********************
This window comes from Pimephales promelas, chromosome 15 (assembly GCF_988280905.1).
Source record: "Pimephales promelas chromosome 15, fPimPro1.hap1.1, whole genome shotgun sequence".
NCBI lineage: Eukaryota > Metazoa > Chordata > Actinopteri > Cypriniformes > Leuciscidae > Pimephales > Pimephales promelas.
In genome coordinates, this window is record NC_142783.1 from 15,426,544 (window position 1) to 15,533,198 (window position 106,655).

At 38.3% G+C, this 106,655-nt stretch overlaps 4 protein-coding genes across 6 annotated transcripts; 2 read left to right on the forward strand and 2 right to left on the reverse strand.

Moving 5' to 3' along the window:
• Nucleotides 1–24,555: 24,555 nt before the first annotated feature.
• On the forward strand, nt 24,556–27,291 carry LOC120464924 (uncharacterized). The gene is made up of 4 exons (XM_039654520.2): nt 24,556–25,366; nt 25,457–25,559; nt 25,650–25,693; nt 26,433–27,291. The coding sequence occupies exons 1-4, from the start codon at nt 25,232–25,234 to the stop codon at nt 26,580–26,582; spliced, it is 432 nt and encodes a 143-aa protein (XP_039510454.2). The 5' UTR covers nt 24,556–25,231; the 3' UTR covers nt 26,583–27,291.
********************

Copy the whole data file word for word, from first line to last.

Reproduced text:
This window comes from Pimephales promelas, chromosome 15 (assembly GCF_988280905.1).
Source record: "Pimephales promelas chromosome 15, fPimPro1.hap1.1, whole genome shotgun sequence".
NCBI lineage: Eukaryota > Metazoa > Chordata > Actinopteri > Cypriniformes > Leuciscidae > Pimephales > Pimephales promelas.
In genome coordinates, this window is record NC_142783.1 from 15,426,544 (window position 1) to 15,533,198 (window position 106,655).

At 38.3% G+C, this 106,655-nt stretch overlaps 4 protein-coding genes across 6 annotated transcripts; 2 read left to right on the forward strand and 2 right to left on the reverse strand.

Moving 5' to 3' along the window:
• Nucleotides 1–24,555: 24,555 nt before the first annotated feature.
• On the forward strand, nt 24,556–27,291 carry LOC120464924 (uncharacterized). The gene is made up of 4 exons (XM_039654520.2): nt 24,556–25,366; nt 25,457–25,559; nt 25,650–25,693; nt 26,433–27,291. The coding sequence occupies exons 1-4, from the start codon at nt 25,232–25,234 to the stop codon at nt 26,580–26,582; spliced, it is 432 nt and encodes a 143-aa protein (XP_039510454.2). The 5' UTR covers nt 24,556–25,231; the 3' UTR covers nt 26,583–27,291.